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Why does My Computer Freeze?


 When your computer freezes your first reaction is to move the mouse. Nothing happens .The cursor doesn't move . You continue moving the mouse in the hope that it will come back to life. It never does. What causes this ?. Well In most cases this is caused by overheating. The first thing to do is switch the computer off. Pull out the power lead and check the processor . When your computer freezes usually something is overheating .Often its the fan on top of the processor. Is the fan hot? Is the heat sink red hot ? Maybe the fan is ok but usually on a processor there is some paste called heat sink paste or cpc paste. This cools the processor down. A few months ago I had a call out form a client who had called 3 callout companies before pc callout he said none of the companies could fix his freezing problem .He had changed the hard drive , the memory and the motherboard !! . When I first got the computer I was overwhelmed as the computer was a Pentium 4 3.06 gighz. The computer was built like a Maclaren f1 . It was very powerful. Initially I dint check the fan as it wasn't that hot . But after checking everything else I thought hold on , It must be overheating . When I removed the fan there was no paste on the processor . I applied some cpc paste to the processor and bingo !. The client was very pleased and kept my number. So when your mouse freezes on the screen usually something's getting to hot. Processor ,hard drive, memory check them all .In some cases though freezing is caused by software .What was the last program you installed? If you uninstall it does this fix the problem? Try to let your computer breathe .I have seen computers  placed in cupboards with no breathing space and the hard drive was overheating .Allow it some space to breathe and hopefully your cursor will keep moving. Overheating can also cause a blue screen.








Why Does My Computer System Freeze Up !

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Do you see a lot of messages like, "This program performed an illegal operation and will be shut down" ? Or do you find that your mouse often freezes and you have to reset your computer to regain control?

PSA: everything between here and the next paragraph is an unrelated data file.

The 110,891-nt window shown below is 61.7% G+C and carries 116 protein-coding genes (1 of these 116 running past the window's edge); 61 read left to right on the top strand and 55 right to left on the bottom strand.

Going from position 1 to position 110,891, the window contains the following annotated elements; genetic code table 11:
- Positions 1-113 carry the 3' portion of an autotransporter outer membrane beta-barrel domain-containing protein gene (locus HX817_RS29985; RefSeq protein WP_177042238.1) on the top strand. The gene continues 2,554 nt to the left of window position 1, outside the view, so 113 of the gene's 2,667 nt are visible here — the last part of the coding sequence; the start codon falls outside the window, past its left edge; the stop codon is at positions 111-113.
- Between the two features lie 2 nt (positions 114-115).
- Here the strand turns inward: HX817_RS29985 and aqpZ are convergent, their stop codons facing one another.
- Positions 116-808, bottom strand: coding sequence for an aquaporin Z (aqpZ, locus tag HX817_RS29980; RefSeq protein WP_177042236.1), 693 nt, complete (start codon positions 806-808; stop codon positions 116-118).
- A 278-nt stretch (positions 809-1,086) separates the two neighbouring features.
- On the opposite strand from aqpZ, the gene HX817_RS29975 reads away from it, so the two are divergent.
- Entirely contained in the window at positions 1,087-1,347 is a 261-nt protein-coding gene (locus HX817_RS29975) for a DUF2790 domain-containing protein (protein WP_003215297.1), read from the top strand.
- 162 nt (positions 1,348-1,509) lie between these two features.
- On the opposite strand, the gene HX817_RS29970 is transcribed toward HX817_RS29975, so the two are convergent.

This is a very common complaint for many computer users. Why this happens can be due to a number of things. The most common causes of these troublesome problems will be covered here. They fall into the following general categories:


           . Adware/Spyware: These parasites rob your system of memory, corrupt files, hi-jack your

              browser settings and cause your system to lose speed and performance. These programs

              can affect your internet browsing by adding pop ups and making cyber space a nightmare.



Hardware: Defective or mismatched components in your computer.



Aluminum Migration & ESD: Premature ageing and “Electro Static Discharge” can make a computer very intermittent.



Operating System: Some versions of Windows have bugs that can cause these problems.



Drivers: Buggy or down-level drivers can cause many problems.



Software: Some programs have bugs in them that can cause these problems.



Memory Fragmentation: Do you often see the message, "System is dangerously low in resources" If so you are probably suffering Memory Fragmentation.



CMOS Settings: Improper CMOS settings can cause many problems. Changing CMOS settings can also be used to help diagnose some hardware problems.



Loading Order: The order in which the software components of your computer are loaded into memory, at startup each day, can cause a multitude of odd problems.



A Combination of the above: Defects in any of the above may only show up under specific circumstances.







Question I get all the time when people are in the market for a new computer. What is difference between a Intel® Celeron Processor verses and Intel® Pentium 4 processor? The easies way for me to explain this is to compare the processor with a car engine. Lets said the Intel® Celeron is the same as a 6 cylinder engine. The 6 cylinder will take you anywhere want to go. It's less expensive to buy, and very dependable. But there are times when you need extra power. Maybe for hauling a heavy load or for going up a steep hill. The six cylinder will do the job but, a V 8 will do it better. The P4 is the V8 engine, capable of doing computing tasks that require more power. P 4 are more expensive but more powerful, it offers you that extra boost if you need it. The question, what is Intel® Pentium 4 with Hyper Threading? The P4 with H/T Technology is a P4 that is supper charged. Allowing multiple threads of data to be process at the same time. In a system using Windows XP the OS thinks that the system is running 2 processor at the same time. This allows you the run multiple processor intensive programs at the same time with out slowing down the system. So you see the type of processor you choose should be based on what you plan to do with your computer. I hope that this information is helpful to you and it clears up these question I often get.